As the number of mobile app users is increasing day by day, businesses are now using mobile apps to maximize their reach to a larger audience. A recent report by Statista shows that in 2023, 255 billion mobile apps were downloaded from various app stores.
But wait! Are you juggling between whether to choose a hybrid or native mobile app for your business? If yes, worry not! 🤗we are here to guide you.
In this blog post, we will be discussing native and hybrid apps, including the main differences between hybrid and native apps.
Let’s get started.
What is a Native App?
A native app is a type of mobile app built for a particular operating system (OS), platform, or device. The two major mobile platforms you’ll likely develop a native app for are Android and iOS.
Any native app that runs on an iOS platform can’t function on Android platforms/ devices, and any Android native app can’t run on iOS devices/ OS/platforms. It’s because Android and iOS use different programming languages and environments. Android apps are developed using Java or Kotlin, while iOS apps are written in Swift or Objective-C.
▶️Advantages and Disadvantages of Native Apps
- One can easily download and install a native mobile app from the Play Store or App Store.
- A native app typically loads faster since it is designed for a single platform or operating system only.
- Native apps can run without an internet connection or, simply say, offline. This is particularly beneficial in a situation when there isn’t a stable internet connection.
- Native apps directly interact with device features such as cameras, GPS, contact lists, etc.
- Code used to develop an Android native mobile app can’t be reused to develop an iOS native mobile app.
- It becomes expensive and time-consuming to develop separate native apps for different platforms (iOS and Android devices).
- A native app can consume a lot of storage space on a device.
Examples of Native Apps: Popular native apps include Instagram, Facebook, WhatsApp, Telegram, Twitter, TikTok, etc.
👍 You May Also Like: Demystifying App Development: Exploring the Five Types of Applications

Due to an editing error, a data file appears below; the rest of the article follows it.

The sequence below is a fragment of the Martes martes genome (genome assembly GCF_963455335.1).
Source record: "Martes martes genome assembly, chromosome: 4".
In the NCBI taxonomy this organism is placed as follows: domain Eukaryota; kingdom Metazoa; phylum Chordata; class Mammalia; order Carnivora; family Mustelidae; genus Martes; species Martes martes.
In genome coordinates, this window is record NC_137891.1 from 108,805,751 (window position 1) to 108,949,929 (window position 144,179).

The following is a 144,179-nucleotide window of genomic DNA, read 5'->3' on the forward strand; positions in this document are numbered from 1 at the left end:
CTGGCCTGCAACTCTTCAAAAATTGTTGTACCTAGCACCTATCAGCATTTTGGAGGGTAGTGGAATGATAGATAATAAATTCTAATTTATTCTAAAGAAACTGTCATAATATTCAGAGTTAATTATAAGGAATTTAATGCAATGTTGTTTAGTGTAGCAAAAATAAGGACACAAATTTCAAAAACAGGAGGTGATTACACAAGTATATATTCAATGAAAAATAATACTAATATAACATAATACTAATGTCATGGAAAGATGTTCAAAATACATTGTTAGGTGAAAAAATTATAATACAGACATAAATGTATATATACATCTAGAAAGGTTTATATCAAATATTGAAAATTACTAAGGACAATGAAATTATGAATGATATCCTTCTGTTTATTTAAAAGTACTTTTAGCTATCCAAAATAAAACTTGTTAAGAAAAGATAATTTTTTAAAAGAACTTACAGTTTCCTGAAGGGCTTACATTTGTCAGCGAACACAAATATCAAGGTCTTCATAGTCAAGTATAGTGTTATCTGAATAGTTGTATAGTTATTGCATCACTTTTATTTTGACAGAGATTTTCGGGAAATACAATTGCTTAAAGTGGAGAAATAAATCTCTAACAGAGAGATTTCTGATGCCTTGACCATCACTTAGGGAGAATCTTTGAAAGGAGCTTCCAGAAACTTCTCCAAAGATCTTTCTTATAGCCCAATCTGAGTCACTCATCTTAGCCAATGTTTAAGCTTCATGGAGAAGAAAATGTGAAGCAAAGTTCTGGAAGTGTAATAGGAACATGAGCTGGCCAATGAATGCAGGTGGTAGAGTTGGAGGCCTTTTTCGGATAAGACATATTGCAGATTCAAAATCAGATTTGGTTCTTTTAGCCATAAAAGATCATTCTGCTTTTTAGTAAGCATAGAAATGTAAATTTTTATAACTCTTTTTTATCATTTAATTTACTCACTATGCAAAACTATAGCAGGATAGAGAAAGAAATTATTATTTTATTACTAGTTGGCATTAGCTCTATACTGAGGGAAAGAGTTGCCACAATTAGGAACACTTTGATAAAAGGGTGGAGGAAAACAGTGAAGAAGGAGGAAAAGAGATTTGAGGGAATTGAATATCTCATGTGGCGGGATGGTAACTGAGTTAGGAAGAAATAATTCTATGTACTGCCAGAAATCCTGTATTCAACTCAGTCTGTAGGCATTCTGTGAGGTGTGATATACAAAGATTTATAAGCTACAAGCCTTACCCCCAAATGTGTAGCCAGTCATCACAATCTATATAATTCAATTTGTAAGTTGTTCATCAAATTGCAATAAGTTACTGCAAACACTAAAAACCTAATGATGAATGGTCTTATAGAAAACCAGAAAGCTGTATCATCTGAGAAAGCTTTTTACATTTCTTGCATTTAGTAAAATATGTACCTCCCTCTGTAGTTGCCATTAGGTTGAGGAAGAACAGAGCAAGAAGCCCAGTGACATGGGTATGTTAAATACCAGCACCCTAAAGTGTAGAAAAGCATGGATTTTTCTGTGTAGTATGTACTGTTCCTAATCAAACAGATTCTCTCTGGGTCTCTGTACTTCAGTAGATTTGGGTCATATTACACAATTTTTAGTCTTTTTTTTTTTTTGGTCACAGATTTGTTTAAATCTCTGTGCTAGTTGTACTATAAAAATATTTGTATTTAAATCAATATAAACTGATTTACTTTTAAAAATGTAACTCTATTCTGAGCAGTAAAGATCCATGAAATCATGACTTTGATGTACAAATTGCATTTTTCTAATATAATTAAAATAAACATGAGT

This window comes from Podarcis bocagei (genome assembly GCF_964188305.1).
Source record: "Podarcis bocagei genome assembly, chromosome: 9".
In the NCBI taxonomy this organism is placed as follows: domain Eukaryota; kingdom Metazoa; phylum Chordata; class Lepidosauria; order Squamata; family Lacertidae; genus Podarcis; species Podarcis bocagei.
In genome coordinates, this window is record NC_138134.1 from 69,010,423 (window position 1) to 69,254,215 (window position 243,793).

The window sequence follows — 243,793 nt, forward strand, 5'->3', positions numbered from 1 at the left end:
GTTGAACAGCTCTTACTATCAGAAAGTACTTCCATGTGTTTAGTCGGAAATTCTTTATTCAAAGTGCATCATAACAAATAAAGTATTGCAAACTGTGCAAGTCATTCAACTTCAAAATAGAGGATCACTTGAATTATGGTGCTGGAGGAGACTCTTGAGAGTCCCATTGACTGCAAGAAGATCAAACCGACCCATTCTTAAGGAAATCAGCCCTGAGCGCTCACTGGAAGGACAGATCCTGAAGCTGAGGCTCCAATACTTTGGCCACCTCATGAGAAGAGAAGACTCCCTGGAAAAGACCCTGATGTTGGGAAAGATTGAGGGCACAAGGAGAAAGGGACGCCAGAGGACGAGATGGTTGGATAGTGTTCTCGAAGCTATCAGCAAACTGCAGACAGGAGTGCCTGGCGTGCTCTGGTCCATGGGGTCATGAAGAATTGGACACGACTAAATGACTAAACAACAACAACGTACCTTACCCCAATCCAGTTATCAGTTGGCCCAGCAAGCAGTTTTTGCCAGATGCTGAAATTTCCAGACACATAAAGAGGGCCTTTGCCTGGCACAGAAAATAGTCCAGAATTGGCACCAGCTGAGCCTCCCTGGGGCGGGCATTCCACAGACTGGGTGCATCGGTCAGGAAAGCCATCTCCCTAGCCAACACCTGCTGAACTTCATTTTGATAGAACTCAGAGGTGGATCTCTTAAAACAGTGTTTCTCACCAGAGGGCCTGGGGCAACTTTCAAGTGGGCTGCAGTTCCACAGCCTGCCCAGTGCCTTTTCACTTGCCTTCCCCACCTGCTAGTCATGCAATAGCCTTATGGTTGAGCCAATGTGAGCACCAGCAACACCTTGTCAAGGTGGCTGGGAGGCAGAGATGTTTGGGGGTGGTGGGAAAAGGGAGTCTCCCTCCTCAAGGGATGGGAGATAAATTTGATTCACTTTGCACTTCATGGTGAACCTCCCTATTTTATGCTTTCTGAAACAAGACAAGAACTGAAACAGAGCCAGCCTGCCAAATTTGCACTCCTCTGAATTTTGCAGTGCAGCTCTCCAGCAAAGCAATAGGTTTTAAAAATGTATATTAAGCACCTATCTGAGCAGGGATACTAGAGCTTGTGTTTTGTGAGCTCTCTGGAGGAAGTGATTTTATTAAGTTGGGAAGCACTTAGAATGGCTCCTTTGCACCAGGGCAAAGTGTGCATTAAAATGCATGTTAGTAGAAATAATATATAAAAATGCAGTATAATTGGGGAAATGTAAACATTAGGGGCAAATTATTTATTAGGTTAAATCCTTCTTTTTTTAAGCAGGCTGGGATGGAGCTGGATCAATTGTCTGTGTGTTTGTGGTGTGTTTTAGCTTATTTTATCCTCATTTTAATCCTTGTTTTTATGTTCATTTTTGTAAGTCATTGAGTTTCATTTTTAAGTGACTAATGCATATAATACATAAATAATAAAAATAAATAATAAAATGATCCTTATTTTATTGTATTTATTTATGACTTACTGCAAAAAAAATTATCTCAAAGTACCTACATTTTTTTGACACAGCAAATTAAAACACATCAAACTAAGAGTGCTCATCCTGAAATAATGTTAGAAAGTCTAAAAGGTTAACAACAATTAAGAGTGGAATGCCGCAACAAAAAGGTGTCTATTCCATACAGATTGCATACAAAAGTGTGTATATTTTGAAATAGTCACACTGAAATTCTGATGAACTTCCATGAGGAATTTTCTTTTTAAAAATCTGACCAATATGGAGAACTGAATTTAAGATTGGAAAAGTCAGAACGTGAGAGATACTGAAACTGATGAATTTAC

What is a Hybrid App?
A hybrid app is a type of mobile application that combines elements of both a native and web app. What sets it apart from native apps is its compatibility with any operating system, whether it’s Windows, Linux, iOS, or Android.
▶️ Advantages and Disadvantages of Hybrid Apps
- They run on different operating systems.
- Unlike native apps, one doesn’t have to write code separately to develop hybrid apps, as it allows for code reuse.
- A single codebase results in cost and development time savings.
- A stable internet connection is required for the hybrid app’s full functionality.
- Since hybrid apps can’t utilize the platform’s User Interface (UI), the user experience could suffer.
Examples of Hybrid Apps: Popular examples of hybrid apps include Gmail, Evernote, Uber, Baskin Robbins, Amazon app store, etc.
Hybrid vs. Native Apps: Main differences
Hybrid and native apps are two types of mobile applications. They differ significantly from one another in terms of features, functionalities, platform dependent, performance, and technologies used.
Here is the tabular comparison between native and hybrid apps:
|Have limited features compared to native apps.
|Have more features compared to hybrid apps.
|Run across multiple platforms/ OS.
|Run on a single platform/OS.
|Simple or moderately complex.
|Very complex to build.
|Slower and less reliable than native apps.
|Better performance than hybrid apps.
|The single codebase for multiple platforms.
|Separate codebase for each platform.
|Programming languages used
|Java, Kotlin, and Swift.